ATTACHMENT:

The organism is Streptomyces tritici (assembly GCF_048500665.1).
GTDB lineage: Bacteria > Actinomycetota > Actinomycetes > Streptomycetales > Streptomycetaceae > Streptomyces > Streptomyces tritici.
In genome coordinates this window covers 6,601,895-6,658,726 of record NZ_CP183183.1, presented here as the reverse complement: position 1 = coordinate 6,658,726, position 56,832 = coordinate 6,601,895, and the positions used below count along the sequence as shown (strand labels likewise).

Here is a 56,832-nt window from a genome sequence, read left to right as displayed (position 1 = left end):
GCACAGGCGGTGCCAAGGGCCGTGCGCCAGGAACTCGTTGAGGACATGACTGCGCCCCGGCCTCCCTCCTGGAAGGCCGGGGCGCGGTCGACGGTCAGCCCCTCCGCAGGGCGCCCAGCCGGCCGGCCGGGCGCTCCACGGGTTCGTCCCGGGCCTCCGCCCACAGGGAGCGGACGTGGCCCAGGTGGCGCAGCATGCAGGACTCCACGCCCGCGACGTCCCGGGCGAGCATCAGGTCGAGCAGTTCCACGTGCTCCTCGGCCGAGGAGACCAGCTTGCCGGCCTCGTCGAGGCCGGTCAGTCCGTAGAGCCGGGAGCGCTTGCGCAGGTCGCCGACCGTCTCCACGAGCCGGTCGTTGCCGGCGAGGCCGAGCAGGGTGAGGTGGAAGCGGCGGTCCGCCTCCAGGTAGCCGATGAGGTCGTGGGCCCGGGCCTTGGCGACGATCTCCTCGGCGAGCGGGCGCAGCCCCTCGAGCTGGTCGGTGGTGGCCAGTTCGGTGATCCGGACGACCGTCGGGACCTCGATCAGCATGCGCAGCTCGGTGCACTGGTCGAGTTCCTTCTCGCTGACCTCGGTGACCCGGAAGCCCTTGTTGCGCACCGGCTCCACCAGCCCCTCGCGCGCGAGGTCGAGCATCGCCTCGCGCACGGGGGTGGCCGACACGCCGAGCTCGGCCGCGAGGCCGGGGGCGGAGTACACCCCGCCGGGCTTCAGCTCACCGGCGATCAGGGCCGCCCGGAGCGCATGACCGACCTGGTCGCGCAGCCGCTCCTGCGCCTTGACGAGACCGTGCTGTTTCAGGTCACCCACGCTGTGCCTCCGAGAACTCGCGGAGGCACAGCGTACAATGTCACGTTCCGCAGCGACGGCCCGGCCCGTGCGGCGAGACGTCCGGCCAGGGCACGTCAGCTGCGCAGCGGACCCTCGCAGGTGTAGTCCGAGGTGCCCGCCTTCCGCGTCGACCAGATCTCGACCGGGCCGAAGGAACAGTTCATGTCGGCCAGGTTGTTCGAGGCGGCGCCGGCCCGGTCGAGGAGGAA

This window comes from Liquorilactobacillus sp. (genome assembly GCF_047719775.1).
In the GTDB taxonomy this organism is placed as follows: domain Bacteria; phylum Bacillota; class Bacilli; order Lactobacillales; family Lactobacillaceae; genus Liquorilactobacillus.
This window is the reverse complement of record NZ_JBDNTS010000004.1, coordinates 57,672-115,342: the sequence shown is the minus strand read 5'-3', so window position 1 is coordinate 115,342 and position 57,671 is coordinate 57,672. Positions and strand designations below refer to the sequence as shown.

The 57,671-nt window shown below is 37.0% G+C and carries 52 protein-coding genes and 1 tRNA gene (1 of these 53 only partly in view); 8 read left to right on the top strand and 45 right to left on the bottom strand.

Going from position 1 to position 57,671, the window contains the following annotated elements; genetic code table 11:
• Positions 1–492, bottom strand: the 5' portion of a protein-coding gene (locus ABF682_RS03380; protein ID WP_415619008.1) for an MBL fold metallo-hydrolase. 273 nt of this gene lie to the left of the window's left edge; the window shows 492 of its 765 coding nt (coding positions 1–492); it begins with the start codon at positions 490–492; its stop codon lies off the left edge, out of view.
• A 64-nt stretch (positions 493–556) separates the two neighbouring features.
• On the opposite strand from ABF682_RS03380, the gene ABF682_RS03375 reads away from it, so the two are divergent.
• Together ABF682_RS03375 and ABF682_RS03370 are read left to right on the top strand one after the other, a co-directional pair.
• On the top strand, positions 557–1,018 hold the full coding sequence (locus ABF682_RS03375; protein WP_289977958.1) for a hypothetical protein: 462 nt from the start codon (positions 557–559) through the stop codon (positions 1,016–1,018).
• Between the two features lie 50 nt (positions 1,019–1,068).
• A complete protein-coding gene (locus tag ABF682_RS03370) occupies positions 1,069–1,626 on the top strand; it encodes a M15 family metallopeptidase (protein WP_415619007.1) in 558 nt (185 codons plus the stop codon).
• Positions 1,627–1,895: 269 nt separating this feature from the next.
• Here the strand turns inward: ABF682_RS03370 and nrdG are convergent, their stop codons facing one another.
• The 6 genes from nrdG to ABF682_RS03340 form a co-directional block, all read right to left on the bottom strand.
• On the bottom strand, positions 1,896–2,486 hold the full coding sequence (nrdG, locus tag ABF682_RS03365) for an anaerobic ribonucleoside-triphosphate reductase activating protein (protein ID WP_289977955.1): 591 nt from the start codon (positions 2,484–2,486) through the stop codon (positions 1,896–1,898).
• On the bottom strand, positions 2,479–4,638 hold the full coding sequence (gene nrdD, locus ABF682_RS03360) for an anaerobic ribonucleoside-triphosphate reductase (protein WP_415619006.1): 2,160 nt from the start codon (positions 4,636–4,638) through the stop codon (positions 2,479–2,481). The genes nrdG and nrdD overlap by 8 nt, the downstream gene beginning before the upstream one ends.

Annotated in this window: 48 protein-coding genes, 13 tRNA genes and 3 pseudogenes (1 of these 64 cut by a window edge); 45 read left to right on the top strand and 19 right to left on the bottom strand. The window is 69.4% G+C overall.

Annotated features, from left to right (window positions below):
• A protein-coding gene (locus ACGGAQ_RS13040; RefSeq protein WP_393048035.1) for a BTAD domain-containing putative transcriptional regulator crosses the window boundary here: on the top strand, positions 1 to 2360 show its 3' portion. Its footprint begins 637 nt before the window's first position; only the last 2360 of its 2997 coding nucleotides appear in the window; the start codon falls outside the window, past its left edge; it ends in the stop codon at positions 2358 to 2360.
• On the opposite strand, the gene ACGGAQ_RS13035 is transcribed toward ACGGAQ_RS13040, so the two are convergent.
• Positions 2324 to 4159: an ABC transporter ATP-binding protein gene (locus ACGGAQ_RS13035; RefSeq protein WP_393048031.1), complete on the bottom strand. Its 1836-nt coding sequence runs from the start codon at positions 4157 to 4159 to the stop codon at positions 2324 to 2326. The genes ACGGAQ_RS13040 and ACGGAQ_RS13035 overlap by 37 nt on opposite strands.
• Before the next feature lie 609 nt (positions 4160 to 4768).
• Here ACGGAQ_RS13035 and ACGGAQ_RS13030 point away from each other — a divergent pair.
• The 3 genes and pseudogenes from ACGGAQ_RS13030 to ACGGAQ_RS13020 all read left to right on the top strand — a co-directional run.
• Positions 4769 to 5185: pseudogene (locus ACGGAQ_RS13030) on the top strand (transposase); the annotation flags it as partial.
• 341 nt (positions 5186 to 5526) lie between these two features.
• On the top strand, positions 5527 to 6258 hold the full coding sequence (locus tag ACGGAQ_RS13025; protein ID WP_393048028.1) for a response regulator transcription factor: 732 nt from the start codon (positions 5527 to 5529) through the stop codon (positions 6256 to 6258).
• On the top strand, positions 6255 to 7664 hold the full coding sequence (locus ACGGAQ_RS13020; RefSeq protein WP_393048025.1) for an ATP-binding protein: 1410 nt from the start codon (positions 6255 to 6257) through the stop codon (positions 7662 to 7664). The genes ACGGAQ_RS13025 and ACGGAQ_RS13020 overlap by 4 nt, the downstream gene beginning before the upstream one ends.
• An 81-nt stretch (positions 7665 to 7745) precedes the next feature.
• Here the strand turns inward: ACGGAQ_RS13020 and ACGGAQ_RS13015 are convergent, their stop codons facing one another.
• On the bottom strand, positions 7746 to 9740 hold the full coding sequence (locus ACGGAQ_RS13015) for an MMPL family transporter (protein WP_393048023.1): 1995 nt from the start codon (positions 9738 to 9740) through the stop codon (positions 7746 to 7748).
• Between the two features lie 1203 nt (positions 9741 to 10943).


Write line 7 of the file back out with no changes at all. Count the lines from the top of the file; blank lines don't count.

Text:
In the GTDB taxonomy this organism is placed as follows: domain Bacteria; phylum Bacillota; class Bacilli; order Lactobacillales; family Lactobacillaceae; genus Liquorilactobacillus.